SEEING the dreaded yellow slip with a parking ticket on your windscreen when you return to your car is enough to ruin anyone’s day.
But fear not as there are two types of parking tickets: those issued by the council or the police, and others issued by private companies – and some can be challenged.
What’s the difference between a penalty charge notice and private parking ticket?
Tickets from private firms and official bodies look very similar – but one of them is much easier to fight than the other.
The ticket on the left, above, is an official one, issued by the council or the police, it will be called Penalty Charge Notice, Excess Charge Notice or Fixed Penalty Notice.
It will include the name of the issuing authority and will have been issued on public land, such as a high street or council car park.
The ticket on the right is a parking fine from a private company – often referred to as a parking charge notice. It is an invoice and they have no official right to fine you.
All they are doing is sending you a notice for what they deem to be a breach of contract.
Tickets from councils usually should be paid (unless you have a good reason not to), tickets from private firms can be fought.
That being said, it’s worth knowing the risks as a NHS nurse recently said she’s facing bankruptcy after a private parking firm demanded £7,000 – she had ignored the fine for four years because she believed they were unenforceable.
Can I challenge an unfair parking ticket?
No matter who has issued the parking ticket it is possible to fight it if you think you’ve been unfairly charged.
Although, it’s important to keep in mind that the fine may increase if your appeal is unsuccessful.
If a Penalty Charge Notice was issued by the local council, unless you have grounds to appeal, you should pay up. You’ll normally get a half-price discount if you pay within 14 days.
A Penalty Charge Notice means you’ve broken the law. But if you do have a compelling, or very persuasive reason for appealing, the council can use its discretion to decide whether to cancel the notice.
Reasons for appealing a parking ticket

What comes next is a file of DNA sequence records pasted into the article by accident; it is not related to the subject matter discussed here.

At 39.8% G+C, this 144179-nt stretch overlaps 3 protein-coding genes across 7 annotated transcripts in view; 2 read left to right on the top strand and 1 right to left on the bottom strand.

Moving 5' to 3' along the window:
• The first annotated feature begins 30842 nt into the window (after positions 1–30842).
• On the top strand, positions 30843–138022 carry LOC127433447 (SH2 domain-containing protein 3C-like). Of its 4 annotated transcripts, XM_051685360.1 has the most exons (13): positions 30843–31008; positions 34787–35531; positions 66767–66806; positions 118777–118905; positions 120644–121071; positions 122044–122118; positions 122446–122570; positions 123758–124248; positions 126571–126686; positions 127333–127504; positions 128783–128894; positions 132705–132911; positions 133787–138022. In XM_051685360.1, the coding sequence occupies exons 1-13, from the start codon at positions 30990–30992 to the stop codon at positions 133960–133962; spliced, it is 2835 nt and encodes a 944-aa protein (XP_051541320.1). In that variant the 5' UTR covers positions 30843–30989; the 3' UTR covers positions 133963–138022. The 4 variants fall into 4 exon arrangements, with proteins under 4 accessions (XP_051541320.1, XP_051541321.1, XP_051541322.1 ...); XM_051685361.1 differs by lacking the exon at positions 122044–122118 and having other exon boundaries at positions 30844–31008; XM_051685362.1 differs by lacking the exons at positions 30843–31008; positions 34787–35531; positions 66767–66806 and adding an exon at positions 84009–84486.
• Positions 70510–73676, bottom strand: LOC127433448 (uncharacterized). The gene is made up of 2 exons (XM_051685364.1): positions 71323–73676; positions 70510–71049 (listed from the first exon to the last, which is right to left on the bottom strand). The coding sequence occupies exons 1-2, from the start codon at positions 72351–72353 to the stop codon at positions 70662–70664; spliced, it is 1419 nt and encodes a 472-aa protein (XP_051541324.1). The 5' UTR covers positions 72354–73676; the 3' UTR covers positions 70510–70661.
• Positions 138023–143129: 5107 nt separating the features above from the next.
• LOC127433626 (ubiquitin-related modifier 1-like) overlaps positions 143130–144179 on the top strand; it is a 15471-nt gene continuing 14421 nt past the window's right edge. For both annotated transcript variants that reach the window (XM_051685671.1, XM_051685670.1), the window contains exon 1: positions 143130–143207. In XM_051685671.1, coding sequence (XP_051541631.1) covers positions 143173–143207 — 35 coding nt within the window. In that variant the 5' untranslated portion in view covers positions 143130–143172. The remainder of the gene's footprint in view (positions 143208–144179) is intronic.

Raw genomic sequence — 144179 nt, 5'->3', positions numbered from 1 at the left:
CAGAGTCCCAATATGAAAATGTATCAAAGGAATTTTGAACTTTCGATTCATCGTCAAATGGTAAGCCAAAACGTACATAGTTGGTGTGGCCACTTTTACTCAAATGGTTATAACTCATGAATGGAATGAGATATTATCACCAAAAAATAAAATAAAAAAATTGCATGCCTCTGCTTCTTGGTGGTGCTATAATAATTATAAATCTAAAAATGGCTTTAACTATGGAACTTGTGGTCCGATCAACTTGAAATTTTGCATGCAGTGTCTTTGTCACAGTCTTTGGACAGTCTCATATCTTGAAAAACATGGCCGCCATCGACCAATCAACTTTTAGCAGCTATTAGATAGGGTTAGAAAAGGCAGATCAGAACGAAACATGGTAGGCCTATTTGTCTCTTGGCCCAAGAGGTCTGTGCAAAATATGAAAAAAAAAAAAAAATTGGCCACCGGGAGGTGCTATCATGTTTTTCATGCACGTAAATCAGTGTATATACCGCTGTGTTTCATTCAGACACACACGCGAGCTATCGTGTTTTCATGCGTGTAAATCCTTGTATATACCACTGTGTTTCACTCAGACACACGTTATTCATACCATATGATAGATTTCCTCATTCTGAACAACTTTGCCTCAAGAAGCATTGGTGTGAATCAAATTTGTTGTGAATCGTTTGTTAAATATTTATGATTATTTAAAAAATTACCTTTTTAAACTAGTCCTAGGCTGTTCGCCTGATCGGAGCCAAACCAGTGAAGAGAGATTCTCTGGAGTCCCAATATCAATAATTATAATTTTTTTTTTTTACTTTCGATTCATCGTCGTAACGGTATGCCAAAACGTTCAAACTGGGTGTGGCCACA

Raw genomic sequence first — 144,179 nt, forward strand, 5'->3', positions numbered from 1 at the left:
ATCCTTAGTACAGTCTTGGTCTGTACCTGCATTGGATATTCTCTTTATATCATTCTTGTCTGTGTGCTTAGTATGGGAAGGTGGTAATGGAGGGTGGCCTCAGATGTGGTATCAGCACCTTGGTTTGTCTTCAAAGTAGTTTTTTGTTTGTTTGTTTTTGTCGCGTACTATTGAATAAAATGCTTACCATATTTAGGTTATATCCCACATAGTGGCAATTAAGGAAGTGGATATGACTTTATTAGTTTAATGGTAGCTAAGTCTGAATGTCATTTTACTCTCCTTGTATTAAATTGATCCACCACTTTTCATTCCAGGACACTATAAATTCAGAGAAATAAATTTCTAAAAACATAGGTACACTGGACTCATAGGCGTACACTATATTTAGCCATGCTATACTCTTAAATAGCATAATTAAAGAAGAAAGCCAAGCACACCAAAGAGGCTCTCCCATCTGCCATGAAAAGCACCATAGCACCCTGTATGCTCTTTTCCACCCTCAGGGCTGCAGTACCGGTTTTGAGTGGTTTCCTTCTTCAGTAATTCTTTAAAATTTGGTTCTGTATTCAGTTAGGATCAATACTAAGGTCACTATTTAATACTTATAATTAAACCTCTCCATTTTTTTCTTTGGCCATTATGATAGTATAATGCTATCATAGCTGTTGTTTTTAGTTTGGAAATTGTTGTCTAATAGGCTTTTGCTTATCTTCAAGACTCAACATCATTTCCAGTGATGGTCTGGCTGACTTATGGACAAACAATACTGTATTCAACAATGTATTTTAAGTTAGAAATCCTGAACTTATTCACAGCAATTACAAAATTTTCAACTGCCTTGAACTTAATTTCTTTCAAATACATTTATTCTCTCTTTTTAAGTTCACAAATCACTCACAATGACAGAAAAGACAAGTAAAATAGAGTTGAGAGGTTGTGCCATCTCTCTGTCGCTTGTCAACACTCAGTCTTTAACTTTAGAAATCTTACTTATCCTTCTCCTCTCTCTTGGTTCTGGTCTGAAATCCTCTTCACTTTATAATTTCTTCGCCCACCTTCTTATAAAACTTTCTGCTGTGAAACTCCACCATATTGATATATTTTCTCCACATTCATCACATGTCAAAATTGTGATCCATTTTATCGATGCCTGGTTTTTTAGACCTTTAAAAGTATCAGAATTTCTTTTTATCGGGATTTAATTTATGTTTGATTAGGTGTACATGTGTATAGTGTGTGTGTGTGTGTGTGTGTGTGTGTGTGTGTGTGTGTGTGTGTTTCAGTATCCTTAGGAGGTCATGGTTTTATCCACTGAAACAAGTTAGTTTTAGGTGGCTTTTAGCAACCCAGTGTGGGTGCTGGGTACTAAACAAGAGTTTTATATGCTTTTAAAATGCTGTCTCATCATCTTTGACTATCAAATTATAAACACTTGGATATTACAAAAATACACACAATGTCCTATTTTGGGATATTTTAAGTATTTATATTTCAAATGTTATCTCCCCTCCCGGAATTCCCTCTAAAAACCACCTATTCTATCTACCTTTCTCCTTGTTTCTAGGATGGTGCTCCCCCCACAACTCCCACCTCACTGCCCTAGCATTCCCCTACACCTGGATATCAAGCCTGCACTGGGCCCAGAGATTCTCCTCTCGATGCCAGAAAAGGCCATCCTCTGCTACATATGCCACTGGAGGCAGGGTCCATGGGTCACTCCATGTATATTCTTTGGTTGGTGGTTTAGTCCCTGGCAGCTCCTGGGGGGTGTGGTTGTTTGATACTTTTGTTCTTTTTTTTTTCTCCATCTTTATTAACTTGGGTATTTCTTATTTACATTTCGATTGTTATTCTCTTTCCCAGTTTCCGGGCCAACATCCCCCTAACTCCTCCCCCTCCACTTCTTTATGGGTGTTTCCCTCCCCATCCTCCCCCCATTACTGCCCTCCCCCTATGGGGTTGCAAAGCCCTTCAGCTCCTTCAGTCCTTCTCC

A TICKET may be deemed unfair by the council or an independent adjudicator, if:
- Signs were wrong. If the signs weren’t visible or gave the wrong information.
- The traffic warden got it wrong. E.g, if they gave you a ticket when they shouldn’t have.
- An error on the letter or ticket. If they’ve left out any information on the ‘Notice to Owner’ letter, then you could get it waived.
- You didn’t own the vehicle at the time. You’ll have to prove this, such as information you provided to the DVLA.
- Your car was stolen. If a thief parked the car illegally then you can get it waived
To complain, you will have to complain to the council in writing, with any witness statements or photographs included.
If the council accepts your reasons for appealing, your fine will be cancelled and you’ll have nothing to pay.
If the council rejects your reasons, you will be sent a notice of rejection. You will then have 28 days to make a formal appeal or the charge could increase by another 50 per cent.
If you get a ticket from a private firm, find out what company has issued the ticket.
There are some big private firms, such as Britannia Parking Group, Euro Car Parks, Indigo Park Solutions, NCP and ParkingEye, which operate car parks for supermarkets and big retail parks around the UK.
Gather evidence if you plan to appeal, for example, take photographs to show unclear signs or anything else that might be relevant.
Keep all your correspondence with the company and hold off paying the fine if you want to challenge it.
Check to see if the company is a member of a trade body such as the British Parking Association (BPA) or International Parking Community (IPC).
Most of the big, private car park operators are part of this adjudication scheme. Popla (Parking on Private Land Appeals) was set up by the BPA for its members.
If Popla agrees with the driver the charge is cancelled. If the driver’s appeal is refused, the company can carry on seeking payment and ultimately has the option of taking the vehicle owner to the small claims court.